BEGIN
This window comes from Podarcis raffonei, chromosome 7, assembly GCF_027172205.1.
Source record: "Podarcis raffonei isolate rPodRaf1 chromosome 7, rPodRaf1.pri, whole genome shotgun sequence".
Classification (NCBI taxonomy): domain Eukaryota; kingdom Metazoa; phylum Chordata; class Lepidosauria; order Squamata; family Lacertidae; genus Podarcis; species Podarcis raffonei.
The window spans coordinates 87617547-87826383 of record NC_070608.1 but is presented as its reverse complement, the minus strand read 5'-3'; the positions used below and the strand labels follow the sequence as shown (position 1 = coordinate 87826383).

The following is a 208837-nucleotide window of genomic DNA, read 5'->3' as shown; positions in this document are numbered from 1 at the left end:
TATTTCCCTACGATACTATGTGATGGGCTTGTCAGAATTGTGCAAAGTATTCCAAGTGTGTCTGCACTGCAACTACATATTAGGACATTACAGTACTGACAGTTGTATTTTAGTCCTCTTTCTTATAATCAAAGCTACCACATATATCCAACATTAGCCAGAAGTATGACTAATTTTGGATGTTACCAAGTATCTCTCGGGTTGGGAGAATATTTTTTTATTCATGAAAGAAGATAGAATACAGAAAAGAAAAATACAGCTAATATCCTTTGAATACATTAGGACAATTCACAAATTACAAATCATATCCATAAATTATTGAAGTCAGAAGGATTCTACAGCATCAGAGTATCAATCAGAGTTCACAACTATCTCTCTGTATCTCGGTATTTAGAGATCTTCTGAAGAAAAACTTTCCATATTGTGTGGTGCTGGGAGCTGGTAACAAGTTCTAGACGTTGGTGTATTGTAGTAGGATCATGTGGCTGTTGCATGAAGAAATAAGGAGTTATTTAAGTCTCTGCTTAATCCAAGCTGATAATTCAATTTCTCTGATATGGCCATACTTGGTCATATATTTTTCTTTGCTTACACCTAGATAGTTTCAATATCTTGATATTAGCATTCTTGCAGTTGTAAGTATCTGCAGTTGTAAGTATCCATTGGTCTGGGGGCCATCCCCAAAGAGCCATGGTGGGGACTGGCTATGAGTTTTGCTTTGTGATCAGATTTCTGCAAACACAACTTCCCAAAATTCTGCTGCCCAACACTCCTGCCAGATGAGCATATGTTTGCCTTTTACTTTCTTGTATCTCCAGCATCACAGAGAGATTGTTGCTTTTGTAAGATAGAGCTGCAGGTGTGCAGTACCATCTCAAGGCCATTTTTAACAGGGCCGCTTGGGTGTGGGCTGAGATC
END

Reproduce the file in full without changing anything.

This window comes from Podarcis raffonei, chromosome 7, assembly GCF_027172205.1.
Source record: "Podarcis raffonei isolate rPodRaf1 chromosome 7, rPodRaf1.pri, whole genome shotgun sequence".
Classification (NCBI taxonomy): domain Eukaryota; kingdom Metazoa; phylum Chordata; class Lepidosauria; order Squamata; family Lacertidae; genus Podarcis; species Podarcis raffonei.
The window spans coordinates 87617547-87826383 of record NC_070608.1 but is presented as its reverse complement, the minus strand read 5'-3'; the positions used below and the strand labels follow the sequence as shown (position 1 = coordinate 87826383).

The following is a 208837-nucleotide window of genomic DNA, read 5'->3' as shown; positions in this document are numbered from 1 at the left end:
TATTTCCCTACGATACTATGTGATGGGCTTGTCAGAATTGTGCAAAGTATTCCAAGTGTGTCTGCACTGCAACTACATATTAGGACATTACAGTACTGACAGTTGTATTTTAGTCCTCTTTCTTATAATCAAAGCTACCACATATATCCAACATTAGCCAGAAGTATGACTAATTTTGGATGTTACCAAGTATCTCTCGGGTTGGGAGAATATTTTTTTATTCATGAAAGAAGATAGAATACAGAAAAGAAAAATACAGCTAATATCCTTTGAATACATTAGGACAATTCACAAATTACAAATCATATCCATAAATTATTGAAGTCAGAAGGATTCTACAGCATCAGAGTATCAATCAGAGTTCACAACTATCTCTCTGTATCTCGGTATTTAGAGATCTTCTGAAGAAAAACTTTCCATATTGTGTGGTGCTGGGAGCTGGTAACAAGTTCTAGACGTTGGTGTATTGTAGTAGGATCATGTGGCTGTTGCATGAAGAAATAAGGAGTTATTTAAGTCTCTGCTTAATCCAAGCTGATAATTCAATTTCTCTGATATGGCCATACTTGGTCATATATTTTTCTTTGCTTACACCTAGATAGTTTCAATATCTTGATATTAGCATTCTTGCAGTTGTAAGTATCTGCAGTTGTAAGTATCCATTGGTCTGGGGGCCATCCCCAAAGAGCCATGGTGGGGACTGGCTATGAGTTTTGCTTTGTGATCAGATTTCTGCAAACACAACTTCCCAAAATTCTGCTGCCCAACACTCCTGCCAGATGAGCATATGTTTGCCTTTTACTTTCTTGTATCTCCAGCATCACAGAGAGATTGTTGCTTTTGTAAGATAGAGCTGCAGGTGTGCAGTACCATCTCAAGGCCATTTTTAACAGGGCCGCTTGGGTGTGGGCTGAGATC